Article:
Growing Mycobacteria

Mycobacteria are probably best known for causing tuberculosis and leprosy. These two impactful diseases described throughout history still exist today. They are caused by different species of mycobacteria, Mycobacterium tuberculosis and M. leprae.

Probably less well known is that many mycobacteria are quite ubiquitous. They can be found in the soil and some drinking water systems. There are many species of mycobacteria only some of which are known to cause disease. 

M. aviumand and M. genavense for example can cause mycobacteriosis in birds. The Disease Investigations group at the San Diego Zoo Institute for Conservation Research has spent many years studying mycobacteriosis in birds. The disease posed a management challenge which triggered investigations to better understand transmission between birds.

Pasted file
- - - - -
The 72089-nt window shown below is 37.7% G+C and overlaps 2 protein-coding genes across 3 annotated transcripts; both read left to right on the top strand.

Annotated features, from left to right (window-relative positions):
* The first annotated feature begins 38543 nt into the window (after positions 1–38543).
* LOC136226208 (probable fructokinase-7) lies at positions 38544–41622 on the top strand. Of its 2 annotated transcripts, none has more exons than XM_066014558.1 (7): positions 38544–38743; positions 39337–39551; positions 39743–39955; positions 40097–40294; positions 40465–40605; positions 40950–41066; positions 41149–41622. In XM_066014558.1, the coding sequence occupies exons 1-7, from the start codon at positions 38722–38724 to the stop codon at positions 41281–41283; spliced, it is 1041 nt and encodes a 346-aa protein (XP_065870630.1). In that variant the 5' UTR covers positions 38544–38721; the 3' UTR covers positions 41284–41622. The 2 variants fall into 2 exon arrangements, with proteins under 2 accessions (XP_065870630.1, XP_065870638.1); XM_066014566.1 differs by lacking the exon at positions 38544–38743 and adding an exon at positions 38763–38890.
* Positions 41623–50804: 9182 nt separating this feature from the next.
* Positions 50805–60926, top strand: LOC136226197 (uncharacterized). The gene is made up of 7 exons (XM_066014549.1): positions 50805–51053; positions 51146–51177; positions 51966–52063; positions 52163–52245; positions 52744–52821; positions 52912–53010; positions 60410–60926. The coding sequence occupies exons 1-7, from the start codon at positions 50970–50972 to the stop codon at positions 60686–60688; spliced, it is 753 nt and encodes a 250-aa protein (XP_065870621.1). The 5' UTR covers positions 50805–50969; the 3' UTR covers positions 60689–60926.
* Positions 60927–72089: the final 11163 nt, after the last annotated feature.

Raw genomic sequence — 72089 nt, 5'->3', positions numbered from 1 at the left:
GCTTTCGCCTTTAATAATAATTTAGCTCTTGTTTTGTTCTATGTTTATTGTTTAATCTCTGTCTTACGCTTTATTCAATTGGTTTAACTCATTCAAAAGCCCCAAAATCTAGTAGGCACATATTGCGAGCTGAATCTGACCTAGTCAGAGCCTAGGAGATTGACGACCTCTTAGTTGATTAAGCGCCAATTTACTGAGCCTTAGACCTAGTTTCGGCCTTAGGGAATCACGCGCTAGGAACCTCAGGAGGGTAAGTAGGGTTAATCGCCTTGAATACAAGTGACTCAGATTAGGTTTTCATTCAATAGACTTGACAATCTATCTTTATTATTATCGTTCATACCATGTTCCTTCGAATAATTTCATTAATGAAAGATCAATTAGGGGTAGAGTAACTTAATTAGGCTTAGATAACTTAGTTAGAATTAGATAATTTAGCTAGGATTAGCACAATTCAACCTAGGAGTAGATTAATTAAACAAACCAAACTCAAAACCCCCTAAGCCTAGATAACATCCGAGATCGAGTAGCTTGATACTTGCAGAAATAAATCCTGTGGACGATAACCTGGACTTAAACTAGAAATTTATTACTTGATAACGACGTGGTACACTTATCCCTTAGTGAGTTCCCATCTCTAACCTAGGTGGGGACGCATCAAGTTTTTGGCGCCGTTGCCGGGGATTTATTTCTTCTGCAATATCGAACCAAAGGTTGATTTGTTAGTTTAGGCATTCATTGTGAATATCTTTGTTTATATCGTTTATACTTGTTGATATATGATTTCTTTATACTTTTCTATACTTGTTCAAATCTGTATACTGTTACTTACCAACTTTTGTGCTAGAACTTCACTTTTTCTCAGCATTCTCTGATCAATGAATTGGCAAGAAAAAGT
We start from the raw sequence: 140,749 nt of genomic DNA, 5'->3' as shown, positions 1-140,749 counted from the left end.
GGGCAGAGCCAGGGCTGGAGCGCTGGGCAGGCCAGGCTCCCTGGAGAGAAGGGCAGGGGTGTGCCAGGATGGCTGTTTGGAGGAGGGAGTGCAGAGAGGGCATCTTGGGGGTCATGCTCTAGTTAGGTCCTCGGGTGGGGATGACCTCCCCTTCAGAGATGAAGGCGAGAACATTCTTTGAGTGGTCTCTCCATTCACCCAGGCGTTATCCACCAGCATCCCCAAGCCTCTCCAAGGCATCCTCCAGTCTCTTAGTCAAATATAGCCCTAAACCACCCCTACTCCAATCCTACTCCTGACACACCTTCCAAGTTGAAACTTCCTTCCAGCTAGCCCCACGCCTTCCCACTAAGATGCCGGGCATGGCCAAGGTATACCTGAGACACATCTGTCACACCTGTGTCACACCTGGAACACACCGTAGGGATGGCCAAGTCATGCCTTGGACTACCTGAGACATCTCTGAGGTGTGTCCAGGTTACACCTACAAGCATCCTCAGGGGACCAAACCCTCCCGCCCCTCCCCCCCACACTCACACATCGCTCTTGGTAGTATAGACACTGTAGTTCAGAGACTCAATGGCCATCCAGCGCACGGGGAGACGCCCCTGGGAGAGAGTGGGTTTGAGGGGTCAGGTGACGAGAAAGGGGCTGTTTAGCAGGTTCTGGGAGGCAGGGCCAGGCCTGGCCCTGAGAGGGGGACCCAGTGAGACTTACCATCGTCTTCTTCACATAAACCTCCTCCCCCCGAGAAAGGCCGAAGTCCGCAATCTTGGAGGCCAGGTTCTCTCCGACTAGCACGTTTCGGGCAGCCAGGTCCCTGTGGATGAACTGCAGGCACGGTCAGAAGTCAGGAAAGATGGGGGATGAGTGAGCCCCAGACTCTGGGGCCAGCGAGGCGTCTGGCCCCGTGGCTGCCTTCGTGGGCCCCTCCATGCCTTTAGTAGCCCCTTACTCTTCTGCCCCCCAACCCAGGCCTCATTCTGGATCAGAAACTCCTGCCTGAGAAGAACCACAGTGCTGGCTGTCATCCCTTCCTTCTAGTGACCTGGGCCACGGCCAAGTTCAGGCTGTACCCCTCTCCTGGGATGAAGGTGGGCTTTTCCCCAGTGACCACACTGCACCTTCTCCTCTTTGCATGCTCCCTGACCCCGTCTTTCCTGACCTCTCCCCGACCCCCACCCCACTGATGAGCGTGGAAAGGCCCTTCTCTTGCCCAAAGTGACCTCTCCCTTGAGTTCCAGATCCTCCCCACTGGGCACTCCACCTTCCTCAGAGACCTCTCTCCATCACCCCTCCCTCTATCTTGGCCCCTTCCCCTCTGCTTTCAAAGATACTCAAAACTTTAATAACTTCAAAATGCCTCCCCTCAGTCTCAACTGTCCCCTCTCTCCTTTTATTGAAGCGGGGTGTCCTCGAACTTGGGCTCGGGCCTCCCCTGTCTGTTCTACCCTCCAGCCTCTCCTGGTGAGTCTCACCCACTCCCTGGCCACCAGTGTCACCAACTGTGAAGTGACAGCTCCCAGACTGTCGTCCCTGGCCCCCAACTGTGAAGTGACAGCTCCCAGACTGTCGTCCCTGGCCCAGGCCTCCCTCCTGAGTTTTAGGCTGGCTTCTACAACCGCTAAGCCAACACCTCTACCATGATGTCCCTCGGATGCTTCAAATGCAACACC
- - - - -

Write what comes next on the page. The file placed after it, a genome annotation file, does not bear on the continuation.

As part of recent studies the Molecular Diagnostics Lab started culturing mycobacteria in house. Senior Research Coordinator Jennifer Burchell has successfully grown numerous isolates from tissue samples. Mycobacteria can be difficult to grow. They require specific media and temperatures and a lot of patience. Some species take weeks for their tiny, almost clear colonies to be seen macroscopically. Isolating and culturing mycobacteria has enabled down-stream, high-resolution DNA analysis that will help understand avian mycobacteriosis in bird populations.